by B.B. Pelletier

Part 1
Part 2
Part 3

Once, again, I want to remind everyone that I’m away filming The American Airgunner, so I won’t be answering very many comments. Also, my blogs will be shorter and different because I don’t have access to the equipment I need. My wife, Edith, will be monitoring the comments.

Crosman has been following the blog, and they’re just as caught up in the new Benjamin Marauder as everyone else. I suppose that’s normal, since they’re in the final stages of production for the first guns. But they contacted me and offered to send the parts to upgrade my rifle to the production specification. How could I refuse?

Crosman has been spending a great deal of time on the shape and size of the valve. CNC production makes it possible to obtain shapes and finishes only dreamed of in recent years, and they’re taking advantage of that to refine the gun’s performance.

The parts to modify the gun arrived yesterday, but I’m crashing with last-minute projects like this blog, so I haven’t looked at them yet. However, I’ll share the test data that Russ, a Crosman engineer, developed for me.

Indoor use – 2,000 psi fill
You don’t need a cannon indoors, so Russ set the rifle up for a 2,000 psi fill and velocities in the low 600s with 7.9-grain pellets. Once the setup was perfected, he got 50 shots on a 2,000 psi fill. The average velocity was 631 f.p.s. Top velocity was 644, low was 612. The spread is 32 f.p.s., which is nothing for 10 yards or so. And because this is only a 2,000 psi fill, hand-pumping will be easy.

Want more power? Russ tweaked the valve and got 30 shots with the same 7.9-grain pellet, only this time the average velocity was 862 f.p.s. That’s good enough for light hunting or field target. The low was 828 and high was 887, so the spread this time was 49 f.p.s. That’s a little high, so you would have to keep the range under 35 yards, or so. Target testing would confirm that.

Want more? Still running just 2,000 psi, Russ tweaked the valve again and got 20 shots averaging 928 f.p.s. The low was 898 and the high was 960, so the spread was 62 f.p.s. That’s high, but it clearly shows the flexibility of this new adjustable valve.

2,500 psi fill
Bumping the fill to 2,500 psi, Russ ran three more tests for us. The low was a 7.9-grain pellet averaging 884 f.p.s. He got 40 shots in this string that went from a low of 863 to a high of 900. This might be another hunting solution for the gun.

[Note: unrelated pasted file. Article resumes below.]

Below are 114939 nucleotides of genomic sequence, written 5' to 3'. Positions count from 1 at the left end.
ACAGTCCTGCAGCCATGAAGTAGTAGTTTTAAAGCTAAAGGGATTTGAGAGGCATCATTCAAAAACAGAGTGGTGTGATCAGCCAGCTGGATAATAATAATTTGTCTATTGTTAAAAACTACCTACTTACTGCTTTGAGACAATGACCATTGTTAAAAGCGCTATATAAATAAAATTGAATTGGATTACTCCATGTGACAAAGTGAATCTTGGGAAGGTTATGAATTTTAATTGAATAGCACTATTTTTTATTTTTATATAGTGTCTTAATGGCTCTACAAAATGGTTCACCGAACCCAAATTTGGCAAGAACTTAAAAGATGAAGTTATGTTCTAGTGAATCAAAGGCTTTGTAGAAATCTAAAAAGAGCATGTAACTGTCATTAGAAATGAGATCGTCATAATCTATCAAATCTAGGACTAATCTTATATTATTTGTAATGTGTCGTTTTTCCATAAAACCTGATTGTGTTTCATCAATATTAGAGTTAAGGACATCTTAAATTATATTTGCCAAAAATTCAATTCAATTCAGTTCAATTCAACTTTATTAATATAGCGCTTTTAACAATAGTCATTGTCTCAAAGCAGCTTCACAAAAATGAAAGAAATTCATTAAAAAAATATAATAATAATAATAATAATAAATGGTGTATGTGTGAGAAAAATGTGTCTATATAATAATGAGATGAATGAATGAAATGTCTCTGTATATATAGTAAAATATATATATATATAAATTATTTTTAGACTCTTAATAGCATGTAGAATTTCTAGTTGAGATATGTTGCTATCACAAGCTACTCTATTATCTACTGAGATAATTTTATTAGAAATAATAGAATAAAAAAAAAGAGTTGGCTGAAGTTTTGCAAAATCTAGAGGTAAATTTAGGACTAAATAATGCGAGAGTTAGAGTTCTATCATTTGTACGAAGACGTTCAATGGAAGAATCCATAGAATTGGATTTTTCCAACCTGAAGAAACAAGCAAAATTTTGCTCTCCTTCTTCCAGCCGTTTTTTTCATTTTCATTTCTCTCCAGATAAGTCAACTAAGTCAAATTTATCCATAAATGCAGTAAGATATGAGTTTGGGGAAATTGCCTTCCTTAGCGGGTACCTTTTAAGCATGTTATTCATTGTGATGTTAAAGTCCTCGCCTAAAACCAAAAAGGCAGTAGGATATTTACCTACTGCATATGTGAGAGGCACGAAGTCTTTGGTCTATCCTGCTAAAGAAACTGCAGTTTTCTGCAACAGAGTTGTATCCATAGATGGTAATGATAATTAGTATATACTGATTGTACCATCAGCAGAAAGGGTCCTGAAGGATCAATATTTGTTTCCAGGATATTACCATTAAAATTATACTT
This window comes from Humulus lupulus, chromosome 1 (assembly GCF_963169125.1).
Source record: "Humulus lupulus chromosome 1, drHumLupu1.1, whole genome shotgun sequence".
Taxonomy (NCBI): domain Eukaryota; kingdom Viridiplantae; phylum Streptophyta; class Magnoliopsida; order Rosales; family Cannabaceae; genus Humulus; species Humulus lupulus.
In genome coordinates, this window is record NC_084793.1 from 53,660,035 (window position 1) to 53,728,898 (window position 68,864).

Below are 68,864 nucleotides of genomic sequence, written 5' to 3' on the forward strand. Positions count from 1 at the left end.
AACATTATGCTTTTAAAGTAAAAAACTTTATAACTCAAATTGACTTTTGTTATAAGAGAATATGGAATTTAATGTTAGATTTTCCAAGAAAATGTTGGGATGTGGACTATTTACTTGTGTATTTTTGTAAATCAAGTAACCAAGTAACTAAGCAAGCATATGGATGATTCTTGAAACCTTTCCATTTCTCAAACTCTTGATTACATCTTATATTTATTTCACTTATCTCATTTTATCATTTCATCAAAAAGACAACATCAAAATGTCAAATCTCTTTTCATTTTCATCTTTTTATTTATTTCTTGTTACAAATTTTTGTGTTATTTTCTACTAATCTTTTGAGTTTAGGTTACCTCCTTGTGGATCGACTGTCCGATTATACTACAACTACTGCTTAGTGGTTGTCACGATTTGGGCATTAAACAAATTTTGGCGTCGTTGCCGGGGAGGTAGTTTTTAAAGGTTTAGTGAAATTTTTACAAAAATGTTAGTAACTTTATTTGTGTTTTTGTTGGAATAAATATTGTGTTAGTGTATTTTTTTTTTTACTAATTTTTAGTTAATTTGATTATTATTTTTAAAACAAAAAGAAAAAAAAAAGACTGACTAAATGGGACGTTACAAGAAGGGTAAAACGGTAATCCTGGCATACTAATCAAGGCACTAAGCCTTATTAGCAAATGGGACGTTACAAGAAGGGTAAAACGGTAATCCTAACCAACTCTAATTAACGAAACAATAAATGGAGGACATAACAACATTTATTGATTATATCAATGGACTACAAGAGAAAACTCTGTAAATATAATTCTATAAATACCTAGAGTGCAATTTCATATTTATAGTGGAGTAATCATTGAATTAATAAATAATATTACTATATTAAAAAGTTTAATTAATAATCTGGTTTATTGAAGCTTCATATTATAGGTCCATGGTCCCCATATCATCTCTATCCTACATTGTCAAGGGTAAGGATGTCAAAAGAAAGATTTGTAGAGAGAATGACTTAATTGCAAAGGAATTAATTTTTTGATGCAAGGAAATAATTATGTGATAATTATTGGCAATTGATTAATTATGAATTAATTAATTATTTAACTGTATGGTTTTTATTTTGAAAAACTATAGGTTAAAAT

Next, he adjusted the valve to get 30 shots that averaged 921 f.p.s. This one, also with 7.9-grain pellets had a low of 901 and a high of 932, so the spread of 31 f.p.s. is tighter. A great hunting setup and Russ even used the hunting pellet when he tested it!

Finally, he bumped up the velocity to an average of 1,066 f.p.s. The low was 1,038 and high was 1,083, so the spread was 45 f.p.s. There were 20 shots in this string, and I want you to note how close he came to 1,100 f.p.s. with a 7.9-grain lead pellet. Obviously, with trick pellets, this TUNE is going to exceed the advertised 1,100 f.p.s.–to say nothing of the GUN!

3,000 psi fill
Okay, on 3,000 psi, Russ was able to shoot 20 10.5-grain Premiers at an average of 1,025 f.p.s. The low was 1,007, the high was 1039, so the spread was 32 f.p.s. That’s real performance from a gun that can be tuned the way this one can!

With another adjustment, he shot 40 7.9-grain Premiers at an average 906 f.p.s. with a low of 885 and a high of 918. That’s a 33 f.p.s. spread with a fast-moving light pellet. And 40 shots!

After still more tweaking, he got 40 shots with 10.5-grain Premiers at an average 919 f.p.s. velocity. The low (876) to high (937) spread was 61 f.p.s., which might be more than you want, but again, this was 40 shots with heavies!

Just to prove the gun could do it, Russ retuned the gun and shot a string with 7.9-grain Premiers that AVERAGED 1,098 f.p.s. The low was 1,069 and the high was 1,117 f.p.s. The spread for the 20 shots in this string was 48 f.p.s.

Wow! That’s all I can say. You have to realize–all these strings came from THE SAME RIFLE! That’s what I’ve been trying to explain, but Russ provided the test data to prove it. You can shoot in the basement at 630 f.p.s. with lights and with a tweak of the powerplant take the same gun to the woods and shoot heavies over 1,000 f.p.s.

It will be a few weeks before I have the time to swap these parts into my rifle and test it for you, but I plan on doing just that! The rifle goes on sale from Crosman on April 22 and at the end of May from Pyramyd Air.

If you have wanted to get into PCPs, and you have the money, I think the Benjamin Marauder is a great way to go!

My thanks to Crosman Corporation and more specifically to Russ for all the work he did (much more than I have shared with you today) to get these data to us.